+I will be courageous about proposing new services and new ways of providing services, even though some of my colleagues will be resistant. (excellent! you might think about including a commitment to learning component)

    +I will enjoy the excitement and fun of positive change and will convey this to colleagues and users. (nice! we tend to forget that our vocations are personally energizing)

    +/- I will let go of previous practices if there is a better way to do things now, even if these practices once seemed so great. (I think their is a tendency to see this as backward looking, ie old stuff. We should also be willing to jettison new stuff that we find is not useful to us.)

    +I will take an experimental approach to change and be willing to make mistakes.

    + I will not wait until something is perfect before I release it, and I’ll modify it based on user feedback. (good. I like the emphasis on the centrality of the user)

    – I will not fear Google or related services, but rather will take advantage of these services to benefit users while also providing excellent services that users need. (this is what I meant by bleeding edge – google is google; are you talking about the selection of appropriate services to meet user needs? About not being afried to use new services?)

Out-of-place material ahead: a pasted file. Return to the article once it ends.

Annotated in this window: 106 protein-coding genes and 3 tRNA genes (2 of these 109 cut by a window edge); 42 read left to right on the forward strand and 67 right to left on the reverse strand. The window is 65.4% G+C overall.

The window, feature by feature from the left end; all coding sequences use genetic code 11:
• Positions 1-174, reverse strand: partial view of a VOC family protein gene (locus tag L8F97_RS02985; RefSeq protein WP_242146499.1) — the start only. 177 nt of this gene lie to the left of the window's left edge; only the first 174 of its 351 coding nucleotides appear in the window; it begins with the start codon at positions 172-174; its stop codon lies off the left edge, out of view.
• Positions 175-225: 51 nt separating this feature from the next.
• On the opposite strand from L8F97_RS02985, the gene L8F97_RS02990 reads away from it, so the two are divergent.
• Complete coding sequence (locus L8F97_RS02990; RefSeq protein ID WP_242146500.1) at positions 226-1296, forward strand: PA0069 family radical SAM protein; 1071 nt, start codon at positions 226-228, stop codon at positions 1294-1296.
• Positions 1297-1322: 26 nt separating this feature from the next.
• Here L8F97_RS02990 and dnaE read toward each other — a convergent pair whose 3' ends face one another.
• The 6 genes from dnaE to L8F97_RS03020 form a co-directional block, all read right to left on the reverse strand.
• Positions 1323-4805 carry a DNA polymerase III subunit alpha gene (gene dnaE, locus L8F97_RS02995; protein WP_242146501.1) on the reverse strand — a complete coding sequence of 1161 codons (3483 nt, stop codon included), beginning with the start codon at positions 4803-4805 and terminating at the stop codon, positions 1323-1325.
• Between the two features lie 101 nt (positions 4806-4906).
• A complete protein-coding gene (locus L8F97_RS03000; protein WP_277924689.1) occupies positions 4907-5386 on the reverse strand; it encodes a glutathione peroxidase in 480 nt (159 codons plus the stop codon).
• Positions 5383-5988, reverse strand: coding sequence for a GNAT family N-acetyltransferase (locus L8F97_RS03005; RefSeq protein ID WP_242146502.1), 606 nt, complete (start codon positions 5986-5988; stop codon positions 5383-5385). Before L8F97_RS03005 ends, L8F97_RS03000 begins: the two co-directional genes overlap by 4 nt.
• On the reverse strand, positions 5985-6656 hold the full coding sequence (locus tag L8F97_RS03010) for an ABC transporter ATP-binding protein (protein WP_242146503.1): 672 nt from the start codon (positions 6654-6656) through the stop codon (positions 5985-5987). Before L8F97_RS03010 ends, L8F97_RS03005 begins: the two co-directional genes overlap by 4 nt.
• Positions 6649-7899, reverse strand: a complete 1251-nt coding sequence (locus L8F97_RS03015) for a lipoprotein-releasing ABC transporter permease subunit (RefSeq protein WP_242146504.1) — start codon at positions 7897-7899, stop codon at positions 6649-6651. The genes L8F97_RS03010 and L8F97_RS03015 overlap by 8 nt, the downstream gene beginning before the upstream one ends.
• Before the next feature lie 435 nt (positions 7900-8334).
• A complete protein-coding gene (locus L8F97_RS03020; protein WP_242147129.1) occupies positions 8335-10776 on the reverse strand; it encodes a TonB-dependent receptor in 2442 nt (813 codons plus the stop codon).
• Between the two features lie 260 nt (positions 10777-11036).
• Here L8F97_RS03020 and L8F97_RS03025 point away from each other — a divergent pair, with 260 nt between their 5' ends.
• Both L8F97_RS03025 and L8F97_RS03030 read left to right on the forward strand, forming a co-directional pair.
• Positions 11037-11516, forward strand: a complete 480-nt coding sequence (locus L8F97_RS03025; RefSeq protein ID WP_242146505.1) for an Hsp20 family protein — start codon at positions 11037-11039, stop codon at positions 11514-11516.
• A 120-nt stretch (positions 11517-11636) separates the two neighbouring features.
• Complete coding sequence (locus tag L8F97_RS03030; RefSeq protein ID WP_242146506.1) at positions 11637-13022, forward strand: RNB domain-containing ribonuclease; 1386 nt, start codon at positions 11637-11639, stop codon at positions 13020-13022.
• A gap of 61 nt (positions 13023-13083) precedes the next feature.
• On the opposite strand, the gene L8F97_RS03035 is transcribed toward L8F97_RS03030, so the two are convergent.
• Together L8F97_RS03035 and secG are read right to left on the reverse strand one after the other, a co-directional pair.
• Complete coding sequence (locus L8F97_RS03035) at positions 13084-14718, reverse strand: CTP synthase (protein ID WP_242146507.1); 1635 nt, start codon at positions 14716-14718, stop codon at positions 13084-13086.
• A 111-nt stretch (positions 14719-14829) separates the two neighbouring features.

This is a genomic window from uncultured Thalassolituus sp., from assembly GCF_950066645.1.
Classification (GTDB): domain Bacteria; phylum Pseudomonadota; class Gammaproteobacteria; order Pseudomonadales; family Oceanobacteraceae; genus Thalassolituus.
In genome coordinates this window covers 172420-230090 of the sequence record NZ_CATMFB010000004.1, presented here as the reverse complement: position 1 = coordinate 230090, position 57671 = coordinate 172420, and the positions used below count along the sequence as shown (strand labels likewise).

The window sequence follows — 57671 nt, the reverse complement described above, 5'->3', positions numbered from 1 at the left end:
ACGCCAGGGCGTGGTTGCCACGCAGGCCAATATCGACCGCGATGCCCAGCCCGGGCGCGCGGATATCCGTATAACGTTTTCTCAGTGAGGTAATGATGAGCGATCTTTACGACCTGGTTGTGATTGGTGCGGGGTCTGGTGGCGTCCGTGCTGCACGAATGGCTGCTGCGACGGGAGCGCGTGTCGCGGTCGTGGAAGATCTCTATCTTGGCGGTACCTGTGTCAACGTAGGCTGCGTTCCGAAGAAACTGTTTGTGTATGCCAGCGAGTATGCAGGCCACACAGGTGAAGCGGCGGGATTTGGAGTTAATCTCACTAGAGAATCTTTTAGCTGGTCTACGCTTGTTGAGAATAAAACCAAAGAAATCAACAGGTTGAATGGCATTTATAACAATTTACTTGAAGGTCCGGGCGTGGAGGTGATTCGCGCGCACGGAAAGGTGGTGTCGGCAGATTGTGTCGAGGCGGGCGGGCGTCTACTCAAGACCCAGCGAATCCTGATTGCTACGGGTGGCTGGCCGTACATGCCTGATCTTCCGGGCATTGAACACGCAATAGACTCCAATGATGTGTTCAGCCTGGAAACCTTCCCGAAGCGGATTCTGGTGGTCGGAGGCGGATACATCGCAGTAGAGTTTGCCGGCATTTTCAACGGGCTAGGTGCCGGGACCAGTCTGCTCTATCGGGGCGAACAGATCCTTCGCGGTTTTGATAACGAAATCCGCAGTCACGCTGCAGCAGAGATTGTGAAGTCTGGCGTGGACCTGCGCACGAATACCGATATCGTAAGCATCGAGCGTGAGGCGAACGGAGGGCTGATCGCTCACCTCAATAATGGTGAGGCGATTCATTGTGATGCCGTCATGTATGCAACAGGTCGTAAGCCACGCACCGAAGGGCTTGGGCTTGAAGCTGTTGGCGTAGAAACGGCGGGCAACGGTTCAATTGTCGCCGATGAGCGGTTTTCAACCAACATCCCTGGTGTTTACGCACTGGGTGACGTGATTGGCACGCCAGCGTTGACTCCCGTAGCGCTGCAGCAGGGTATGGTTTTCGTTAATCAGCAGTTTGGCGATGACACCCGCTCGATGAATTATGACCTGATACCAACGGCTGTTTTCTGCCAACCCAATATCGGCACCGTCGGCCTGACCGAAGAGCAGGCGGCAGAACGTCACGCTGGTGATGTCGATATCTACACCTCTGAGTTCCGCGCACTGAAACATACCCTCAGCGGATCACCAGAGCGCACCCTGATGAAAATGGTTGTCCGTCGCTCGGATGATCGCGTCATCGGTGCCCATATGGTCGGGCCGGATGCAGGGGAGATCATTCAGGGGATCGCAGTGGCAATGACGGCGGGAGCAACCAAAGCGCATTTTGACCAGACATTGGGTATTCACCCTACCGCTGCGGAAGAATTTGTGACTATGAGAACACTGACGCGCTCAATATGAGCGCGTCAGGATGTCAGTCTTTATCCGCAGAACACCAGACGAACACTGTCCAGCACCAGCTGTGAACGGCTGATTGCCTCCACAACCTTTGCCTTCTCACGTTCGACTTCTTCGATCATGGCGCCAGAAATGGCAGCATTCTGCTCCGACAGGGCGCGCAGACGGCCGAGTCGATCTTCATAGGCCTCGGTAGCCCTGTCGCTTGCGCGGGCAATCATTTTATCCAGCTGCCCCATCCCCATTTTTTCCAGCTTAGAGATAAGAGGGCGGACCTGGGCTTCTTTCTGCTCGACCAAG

+/- I will avoid requiring users to see things in archivists’ terms but rather will shape services to reflect users’ preferences and expectations. (Again, the emphaiss on the user is good, but there are places where users may not have a borad picture and their preferences/expcectations are unrealistic or even wrong)

    +/-I will be willing to go where users are, both online and in physical spaces, to practice my profession. (what is this getting at? collections? reference? outreach? advocacy?)